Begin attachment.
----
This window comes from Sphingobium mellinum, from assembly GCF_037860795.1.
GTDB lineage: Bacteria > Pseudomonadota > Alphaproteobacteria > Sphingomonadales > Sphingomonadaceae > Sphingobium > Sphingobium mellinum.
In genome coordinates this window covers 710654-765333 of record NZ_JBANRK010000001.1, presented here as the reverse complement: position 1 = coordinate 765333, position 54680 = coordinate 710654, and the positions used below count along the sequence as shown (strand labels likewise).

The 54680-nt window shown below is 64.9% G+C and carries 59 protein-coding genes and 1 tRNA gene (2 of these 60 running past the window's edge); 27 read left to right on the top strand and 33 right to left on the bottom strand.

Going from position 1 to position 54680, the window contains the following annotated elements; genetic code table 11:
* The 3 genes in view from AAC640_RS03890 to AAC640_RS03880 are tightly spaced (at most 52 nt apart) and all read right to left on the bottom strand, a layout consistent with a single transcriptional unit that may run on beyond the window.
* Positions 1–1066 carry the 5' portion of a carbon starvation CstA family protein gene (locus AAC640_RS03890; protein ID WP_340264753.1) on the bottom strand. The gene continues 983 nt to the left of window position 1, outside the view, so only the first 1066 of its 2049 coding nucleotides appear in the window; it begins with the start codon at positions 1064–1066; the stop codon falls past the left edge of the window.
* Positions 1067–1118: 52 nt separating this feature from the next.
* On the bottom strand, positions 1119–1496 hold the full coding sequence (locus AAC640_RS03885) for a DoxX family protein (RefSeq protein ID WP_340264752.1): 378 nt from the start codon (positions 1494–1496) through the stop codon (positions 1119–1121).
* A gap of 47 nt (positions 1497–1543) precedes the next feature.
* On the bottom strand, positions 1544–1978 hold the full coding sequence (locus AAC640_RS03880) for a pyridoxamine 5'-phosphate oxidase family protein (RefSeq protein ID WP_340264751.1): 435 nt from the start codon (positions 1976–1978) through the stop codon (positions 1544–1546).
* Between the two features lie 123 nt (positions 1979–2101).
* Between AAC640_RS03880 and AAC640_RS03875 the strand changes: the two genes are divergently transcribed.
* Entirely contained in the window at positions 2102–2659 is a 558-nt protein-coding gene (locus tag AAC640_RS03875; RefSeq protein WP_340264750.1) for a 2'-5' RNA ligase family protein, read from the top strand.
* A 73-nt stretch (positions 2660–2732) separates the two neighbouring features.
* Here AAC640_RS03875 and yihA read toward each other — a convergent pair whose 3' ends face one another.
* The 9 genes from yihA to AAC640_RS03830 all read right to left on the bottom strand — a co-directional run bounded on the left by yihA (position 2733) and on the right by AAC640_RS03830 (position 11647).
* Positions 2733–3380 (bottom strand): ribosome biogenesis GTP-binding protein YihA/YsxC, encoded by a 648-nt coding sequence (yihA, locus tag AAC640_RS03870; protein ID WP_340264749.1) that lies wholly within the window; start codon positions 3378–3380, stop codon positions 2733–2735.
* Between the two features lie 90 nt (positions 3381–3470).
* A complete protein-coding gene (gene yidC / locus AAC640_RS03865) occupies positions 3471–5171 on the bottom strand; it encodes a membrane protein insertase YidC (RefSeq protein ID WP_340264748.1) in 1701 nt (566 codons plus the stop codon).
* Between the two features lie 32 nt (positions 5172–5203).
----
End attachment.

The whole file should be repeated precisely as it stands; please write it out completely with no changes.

This window comes from Sphingobium mellinum, from assembly GCF_037860795.1.
GTDB lineage: Bacteria > Pseudomonadota > Alphaproteobacteria > Sphingomonadales > Sphingomonadaceae > Sphingobium > Sphingobium mellinum.
In genome coordinates this window covers 710654-765333 of record NZ_JBANRK010000001.1, presented here as the reverse complement: position 1 = coordinate 765333, position 54680 = coordinate 710654, and the positions used below count along the sequence as shown (strand labels likewise).

The 54680-nt window shown below is 64.9% G+C and carries 59 protein-coding genes and 1 tRNA gene (2 of these 60 running past the window's edge); 27 read left to right on the top strand and 33 right to left on the bottom strand.

Going from position 1 to position 54680, the window contains the following annotated elements; genetic code table 11:
* The 3 genes in view from AAC640_RS03890 to AAC640_RS03880 are tightly spaced (at most 52 nt apart) and all read right to left on the bottom strand, a layout consistent with a single transcriptional unit that may run on beyond the window.
* Positions 1–1066 carry the 5' portion of a carbon starvation CstA family protein gene (locus AAC640_RS03890; protein ID WP_340264753.1) on the bottom strand. The gene continues 983 nt to the left of window position 1, outside the view, so only the first 1066 of its 2049 coding nucleotides appear in the window; it begins with the start codon at positions 1064–1066; the stop codon falls past the left edge of the window.
* Positions 1067–1118: 52 nt separating this feature from the next.
* On the bottom strand, positions 1119–1496 hold the full coding sequence (locus AAC640_RS03885) for a DoxX family protein (RefSeq protein ID WP_340264752.1): 378 nt from the start codon (positions 1494–1496) through the stop codon (positions 1119–1121).
* A gap of 47 nt (positions 1497–1543) precedes the next feature.
* On the bottom strand, positions 1544–1978 hold the full coding sequence (locus AAC640_RS03880) for a pyridoxamine 5'-phosphate oxidase family protein (RefSeq protein ID WP_340264751.1): 435 nt from the start codon (positions 1976–1978) through the stop codon (positions 1544–1546).
* Between the two features lie 123 nt (positions 1979–2101).
* Between AAC640_RS03880 and AAC640_RS03875 the strand changes: the two genes are divergently transcribed.
* Entirely contained in the window at positions 2102–2659 is a 558-nt protein-coding gene (locus tag AAC640_RS03875; RefSeq protein WP_340264750.1) for a 2'-5' RNA ligase family protein, read from the top strand.
* A 73-nt stretch (positions 2660–2732) separates the two neighbouring features.
* Here AAC640_RS03875 and yihA read toward each other — a convergent pair whose 3' ends face one another.
* The 9 genes from yihA to AAC640_RS03830 all read right to left on the bottom strand — a co-directional run bounded on the left by yihA (position 2733) and on the right by AAC640_RS03830 (position 11647).
* Positions 2733–3380 (bottom strand): ribosome biogenesis GTP-binding protein YihA/YsxC, encoded by a 648-nt coding sequence (yihA, locus tag AAC640_RS03870; protein ID WP_340264749.1) that lies wholly within the window; start codon positions 3378–3380, stop codon positions 2733–2735.
* Between the two features lie 90 nt (positions 3381–3470).
* A complete protein-coding gene (gene yidC / locus AAC640_RS03865) occupies positions 3471–5171 on the bottom strand; it encodes a membrane protein insertase YidC (RefSeq protein ID WP_340264748.1) in 1701 nt (566 codons plus the stop codon).
* Between the two features lie 32 nt (positions 5172–5203).